9 hours ago
You make the diagnosis
This young dog came in with this patch of hair missing on its muzzle. What are 2-3 possible causes of this? ... See MoreSee Less
It seems like dermatophytosis caused by Mycosporm canis
Owner is very irritating so the poor pup rubs his muzzle instead of biting his nails.
Insect bite/sting and consequent irritation itching/scratching, chemical irritation, some type of hot object contact?
Plastic food bowls
Cellulitis from infected follicle
Just because it’s circular doesn’t mean ringworm.. but I’m gonna say ringworm.
Could it be fungus, viral or allergies?
Get the lyme dip
Demodectic mange, Canine Seborrhea, and with that lighter skin coloration, even sunburn.
22 hours ago
Extern Daily Diary- Day 5
Happy Friday! My first week flew by, and I am getting used to how busy this place is and and how things work.
This morning's rounds with Dr. P reviewed sick rabbits and birds. Next Monday our cardiologist, Dr. Fred Brewer, will be here for 3 patients. I will be reviewing my cardiology anatomy and physiology this weekend in preparation. Here is what I will be reading from the LBAH web site- www.lbah.com/canine/heart-disease/
One of the joys of veterinary medicine in general practice is kitten wellness exams! As with any pet, we want to make sure we practice preventative care. For this little one it includes vaccines, and felv/fiv blood test, and of course parasite preventative medication.
It is a great idea to get puppies and kittens accustomed to coming to a animal hospital early in their lives to get the accustomed to future visits.
Joke of the day: There was once a pregnant cat who swallowed a ball of yarn. She had a litter of mittens. ... See MoreSee Less
Your facility denied an injured kitten care on Thursday
2 days ago
Extern Daily Diary- Day 4
Many of our clients have wonderful exotic pets like this sweet rabbit patient with a skin condition. The fluffy white skin flakes in the picture are indicative of fur mites. Thankfully, there is a treatment that works safely and effectively.
Rabbits are prone to a more serious problem, called GI stasis. This is a serious disease that requires immediate medical attention. Please read our web page on GI stasis so you know the symptoms and get treatment for your bunny early in the course of the disease, and before it is too late- www.lbah.com/rabbit/gi-stasis-hairballs-in-rabbits/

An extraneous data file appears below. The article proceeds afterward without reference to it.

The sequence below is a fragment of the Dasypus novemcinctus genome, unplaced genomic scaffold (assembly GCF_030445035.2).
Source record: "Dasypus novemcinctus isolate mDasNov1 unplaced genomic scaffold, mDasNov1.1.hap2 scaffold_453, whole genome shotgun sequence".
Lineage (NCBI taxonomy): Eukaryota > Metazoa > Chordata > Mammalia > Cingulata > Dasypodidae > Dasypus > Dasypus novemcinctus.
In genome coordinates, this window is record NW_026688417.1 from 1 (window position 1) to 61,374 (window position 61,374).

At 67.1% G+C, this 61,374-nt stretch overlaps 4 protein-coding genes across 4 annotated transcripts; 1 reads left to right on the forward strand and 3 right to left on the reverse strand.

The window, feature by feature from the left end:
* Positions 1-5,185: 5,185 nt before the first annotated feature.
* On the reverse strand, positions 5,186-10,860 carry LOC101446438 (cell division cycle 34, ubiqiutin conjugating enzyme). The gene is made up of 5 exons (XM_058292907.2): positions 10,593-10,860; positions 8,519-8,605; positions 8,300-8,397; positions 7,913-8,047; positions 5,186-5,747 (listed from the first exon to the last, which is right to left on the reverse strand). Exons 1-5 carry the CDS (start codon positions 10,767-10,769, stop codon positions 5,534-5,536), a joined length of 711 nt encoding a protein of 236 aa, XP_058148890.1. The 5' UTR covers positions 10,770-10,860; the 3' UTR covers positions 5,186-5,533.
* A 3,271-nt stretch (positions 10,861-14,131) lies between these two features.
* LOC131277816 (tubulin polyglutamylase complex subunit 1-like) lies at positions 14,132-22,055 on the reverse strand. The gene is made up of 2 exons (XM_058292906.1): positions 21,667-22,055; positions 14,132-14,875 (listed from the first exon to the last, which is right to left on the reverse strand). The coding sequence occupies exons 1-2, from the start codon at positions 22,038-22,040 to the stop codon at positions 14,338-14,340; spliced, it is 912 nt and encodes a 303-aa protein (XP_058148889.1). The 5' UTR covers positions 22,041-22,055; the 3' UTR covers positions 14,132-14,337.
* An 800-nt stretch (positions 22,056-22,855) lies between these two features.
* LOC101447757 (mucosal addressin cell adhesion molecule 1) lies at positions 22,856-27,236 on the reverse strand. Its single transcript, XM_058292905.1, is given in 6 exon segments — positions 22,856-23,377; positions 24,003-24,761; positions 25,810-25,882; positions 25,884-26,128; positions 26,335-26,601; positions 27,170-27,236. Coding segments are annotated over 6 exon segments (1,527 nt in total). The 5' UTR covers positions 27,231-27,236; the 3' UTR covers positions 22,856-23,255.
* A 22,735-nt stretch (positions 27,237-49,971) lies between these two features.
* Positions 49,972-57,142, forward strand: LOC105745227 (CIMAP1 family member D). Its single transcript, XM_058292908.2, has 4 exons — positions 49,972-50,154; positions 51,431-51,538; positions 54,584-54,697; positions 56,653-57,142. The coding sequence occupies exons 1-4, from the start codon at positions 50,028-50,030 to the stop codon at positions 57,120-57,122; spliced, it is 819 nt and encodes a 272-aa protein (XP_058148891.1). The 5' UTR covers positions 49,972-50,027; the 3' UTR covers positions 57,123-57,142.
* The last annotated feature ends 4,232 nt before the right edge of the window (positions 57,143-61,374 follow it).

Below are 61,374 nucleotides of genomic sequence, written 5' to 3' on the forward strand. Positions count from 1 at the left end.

Every rabbit that presents to our hospital, no matter what symptoms it has, gets a thorough physical exam. When you listen to its heart, the combination of breathing with such a small chest and rapid heart rate, makes a choo choo train sound in the stethoscope. If you have a bunny next time you bring it in for an exam we can let you listen to the sound.
Joke of the day: What do you call 100 rabbits in a row, walking backwards?
A receding hare line! ... See MoreSee Less
3 days ago
Extern Daily Diary- Day 3
Today was a win for the wildlife community. This poor pigeon became a cruel person's target practice. Fortunately, a good Samaritan brought her to our Wildlife Program (www.lbah.com/wildlife-care/).
Radiographs were taken to see the extent of her injuries. After she was stabilized, Dr. Wood performed surgery to remove the metal arrow. The bird has made a full recovery as you can see, and will be released today!
I love to be a part of great success stories like this one. It is incredibly rewarding to be in a healing profession, especially for critters that have been injured by humans and have nobody to care for them.
Joke of the day: If your homing pigeon doesn't come back, what you've lost is a normal pigeon. ... See MoreSee Less
Thank you so so much for sharing. Healing for this beautiful animal
This is so amazing and heart warming. Thank you Long Beach animal hospital and Dr.Wood!
Too bad someone couldn't figure out where the arrow was purchased and who may have purchased it, etc., so they could be prosecuted 🧐
Yay Lizzie! Excellent job!!
That joke tho lol
There are so many assholes out there💩💩💩, ask me about it!!!
4 days ago
Extern Daily Diary- Day 2
Another busy day, starting with rounds at 8 AM with Dr. P going over laser surgery and hyperthyroidism in cats. The highlight of my day was definitely working with the wildlife patients. Our web site has extensive information on some of the wildlife that LBAH has treated over the last 30 years- www.lbah.com/wildlife-care/
These patients are being treated in order to hopefully be returned back to the wild where they belong. The hospital currently has 20 wildlife patients ranging from opossums to ducks to birds of prey.
Here you can see Jason help me assist feed a peahen, and do a range of motion/stretching treatment on the wing of another red tailed hawk. I have worked with wildlife before, and I am comfortable holding such a large raptor as a red tailed hawk.
Joke of the day- Which bird gets embarrassed most easily? The Red Tailed Hawkward! ... See MoreSee Less